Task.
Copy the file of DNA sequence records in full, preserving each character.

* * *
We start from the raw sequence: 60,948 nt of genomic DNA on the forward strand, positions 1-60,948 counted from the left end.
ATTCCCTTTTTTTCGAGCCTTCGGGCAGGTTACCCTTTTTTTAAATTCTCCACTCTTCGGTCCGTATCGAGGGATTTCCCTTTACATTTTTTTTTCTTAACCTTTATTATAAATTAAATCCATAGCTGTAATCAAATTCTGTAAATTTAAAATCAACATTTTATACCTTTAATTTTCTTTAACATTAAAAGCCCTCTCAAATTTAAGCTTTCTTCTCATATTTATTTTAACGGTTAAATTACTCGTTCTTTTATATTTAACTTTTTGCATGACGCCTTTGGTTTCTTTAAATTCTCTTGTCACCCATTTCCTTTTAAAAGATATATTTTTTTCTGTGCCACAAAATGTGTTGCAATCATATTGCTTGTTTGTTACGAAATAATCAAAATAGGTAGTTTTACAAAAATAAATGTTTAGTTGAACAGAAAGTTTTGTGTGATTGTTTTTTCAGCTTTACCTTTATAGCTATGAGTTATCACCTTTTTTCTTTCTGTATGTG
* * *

We start from the raw sequence: 60,948 nt of genomic DNA on the forward strand, positions 1-60,948 counted from the left end.
ATTCCCTTTTTTTCGAGCCTTCGGGCAGGTTACCCTTTTTTTAAATTCTCCACTCTTCGGTCCGTATCGAGGGATTTCCCTTTACATTTTTTTTTCTTAACCTTTATTATAAATTAAATCCATAGCTGTAATCAAATTCTGTAAATTTAAAATCAACATTTTATACCTTTAATTTTCTTTAACATTAAAAGCCCTCTCAAATTTAAGCTTTCTTCTCATATTTATTTTAACGGTTAAATTACTCGTTCTTTTATATTTAACTTTTTGCATGACGCCTTTGGTTTCTTTAAATTCTCTTGTCACCCATTTCCTTTTAAAAGATATATTTTTTTCTGTGCCACAAAATGTGTTGCAATCATATTGCTTGTTTGTTACGAAATAATCAAAATAGGTAGTTTTACAAAAATAAATGTTTAGTTGAACAGAAAGTTTTGTGTGATTGTTTTTTCAGCTTTACCTTTATAGCTATGAGTTATCACCTTTTTTCTTTCTGTATGTG